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This relatively faint star, as seen from Earth, shines at magnitude +4.80, making it dimly visible to the naked eye under most conditions. It lies along the eastern side of the Square of Pegasus, northward of the much brighter star Algenib that forms the Square's southeastern corner, and very close to the border between Pegasus and its neighbour Pisces to the east. Chi Pegasi lies approximately 347 light years from the Solar System.

Imagery provided by Aladin sky atlas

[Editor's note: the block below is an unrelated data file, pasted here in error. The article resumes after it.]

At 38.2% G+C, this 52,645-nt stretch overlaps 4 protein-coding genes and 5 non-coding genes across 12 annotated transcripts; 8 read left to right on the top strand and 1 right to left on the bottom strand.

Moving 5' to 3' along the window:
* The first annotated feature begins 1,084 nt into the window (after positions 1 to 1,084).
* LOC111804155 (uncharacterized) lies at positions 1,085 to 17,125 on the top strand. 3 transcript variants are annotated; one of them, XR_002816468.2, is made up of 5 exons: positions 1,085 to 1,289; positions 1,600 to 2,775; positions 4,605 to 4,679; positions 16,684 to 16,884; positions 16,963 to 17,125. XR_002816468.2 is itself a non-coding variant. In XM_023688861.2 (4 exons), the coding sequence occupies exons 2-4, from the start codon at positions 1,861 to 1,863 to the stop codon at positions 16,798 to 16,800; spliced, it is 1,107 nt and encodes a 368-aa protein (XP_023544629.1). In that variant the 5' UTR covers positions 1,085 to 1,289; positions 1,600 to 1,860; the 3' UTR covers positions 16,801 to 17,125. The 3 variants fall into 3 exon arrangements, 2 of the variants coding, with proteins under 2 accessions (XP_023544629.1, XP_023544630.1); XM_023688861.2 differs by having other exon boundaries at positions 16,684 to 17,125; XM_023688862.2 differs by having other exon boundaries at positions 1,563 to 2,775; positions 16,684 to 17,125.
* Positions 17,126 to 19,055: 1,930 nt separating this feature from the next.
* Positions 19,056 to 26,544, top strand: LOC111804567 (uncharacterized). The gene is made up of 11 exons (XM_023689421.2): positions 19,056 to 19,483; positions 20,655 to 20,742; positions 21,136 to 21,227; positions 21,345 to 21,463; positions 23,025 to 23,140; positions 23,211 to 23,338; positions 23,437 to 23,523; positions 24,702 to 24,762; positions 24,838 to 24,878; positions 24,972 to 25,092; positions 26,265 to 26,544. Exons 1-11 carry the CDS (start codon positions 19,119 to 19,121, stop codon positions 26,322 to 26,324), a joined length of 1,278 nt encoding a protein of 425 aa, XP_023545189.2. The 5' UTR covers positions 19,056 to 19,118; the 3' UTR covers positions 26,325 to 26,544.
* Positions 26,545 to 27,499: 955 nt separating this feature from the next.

The star itself is ancient, with estimated age of some eight billion years making it nearly twice as old as the Sun. Over that immense period of time, it has consumed its hydrogen fuel and moved away from the main sequence, expanding to form a red giant. Though Chi Pegasi is only marginally more massive than the Sun, its expansion has left it with more than fifty times the Sun's diameter, forming a highly luminous object nearly half an Astronomical Unit across. There are indications that this star is slightly variable, showing small changes in its luminosity over a regular period of some six days.


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